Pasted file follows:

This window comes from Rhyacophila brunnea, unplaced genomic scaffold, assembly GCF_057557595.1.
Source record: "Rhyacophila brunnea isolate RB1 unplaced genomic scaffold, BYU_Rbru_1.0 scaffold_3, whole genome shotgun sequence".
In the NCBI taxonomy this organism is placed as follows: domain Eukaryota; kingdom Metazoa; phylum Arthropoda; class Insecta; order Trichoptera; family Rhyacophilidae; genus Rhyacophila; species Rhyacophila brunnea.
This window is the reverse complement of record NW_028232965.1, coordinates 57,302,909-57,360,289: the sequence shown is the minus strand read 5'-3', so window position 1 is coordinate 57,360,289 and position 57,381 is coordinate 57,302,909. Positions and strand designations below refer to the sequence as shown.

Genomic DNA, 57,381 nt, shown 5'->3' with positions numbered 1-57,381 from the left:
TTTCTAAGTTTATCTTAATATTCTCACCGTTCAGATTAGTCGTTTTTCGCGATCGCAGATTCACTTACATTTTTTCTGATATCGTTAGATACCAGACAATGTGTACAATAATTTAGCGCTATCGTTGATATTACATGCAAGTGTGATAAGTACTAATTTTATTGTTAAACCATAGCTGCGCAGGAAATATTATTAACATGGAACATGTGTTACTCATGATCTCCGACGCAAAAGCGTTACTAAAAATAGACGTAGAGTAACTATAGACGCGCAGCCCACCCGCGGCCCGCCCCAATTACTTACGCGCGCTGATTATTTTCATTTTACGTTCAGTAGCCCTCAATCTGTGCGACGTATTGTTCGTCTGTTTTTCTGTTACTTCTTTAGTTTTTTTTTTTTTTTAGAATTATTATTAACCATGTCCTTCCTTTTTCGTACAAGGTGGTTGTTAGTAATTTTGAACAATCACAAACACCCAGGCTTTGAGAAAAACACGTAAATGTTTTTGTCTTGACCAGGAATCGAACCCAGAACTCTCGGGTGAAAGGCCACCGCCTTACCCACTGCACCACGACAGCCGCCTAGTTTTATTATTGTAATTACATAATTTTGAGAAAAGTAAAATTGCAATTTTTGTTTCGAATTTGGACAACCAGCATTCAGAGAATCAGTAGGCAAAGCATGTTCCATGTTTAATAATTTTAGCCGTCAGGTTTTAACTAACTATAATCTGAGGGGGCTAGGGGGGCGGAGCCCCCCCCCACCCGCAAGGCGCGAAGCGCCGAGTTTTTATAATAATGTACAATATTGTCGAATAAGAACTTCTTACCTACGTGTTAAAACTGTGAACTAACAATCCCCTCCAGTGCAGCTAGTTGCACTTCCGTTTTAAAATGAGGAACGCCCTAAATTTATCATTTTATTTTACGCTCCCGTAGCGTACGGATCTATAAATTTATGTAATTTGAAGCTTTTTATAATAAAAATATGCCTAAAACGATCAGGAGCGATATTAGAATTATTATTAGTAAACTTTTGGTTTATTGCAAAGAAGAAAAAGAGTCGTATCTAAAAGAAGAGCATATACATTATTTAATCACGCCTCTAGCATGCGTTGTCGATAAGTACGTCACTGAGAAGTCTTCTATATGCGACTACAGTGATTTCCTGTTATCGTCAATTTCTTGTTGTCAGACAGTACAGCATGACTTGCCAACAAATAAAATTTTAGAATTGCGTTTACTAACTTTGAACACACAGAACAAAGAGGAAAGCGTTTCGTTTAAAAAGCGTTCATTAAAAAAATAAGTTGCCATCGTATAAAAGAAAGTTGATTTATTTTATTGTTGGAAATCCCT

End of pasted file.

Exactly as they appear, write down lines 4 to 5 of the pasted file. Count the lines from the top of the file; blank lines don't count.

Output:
This window is the reverse complement of record NW_028232965.1, coordinates 57,302,909-57,360,289: the sequence shown is the minus strand read 5'-3', so window position 1 is coordinate 57,360,289 and position 57,381 is coordinate 57,302,909. Positions and strand designations below refer to the sequence as shown.

Genomic DNA, 57,381 nt, shown 5'->3' with positions numbered 1-57,381 from the left: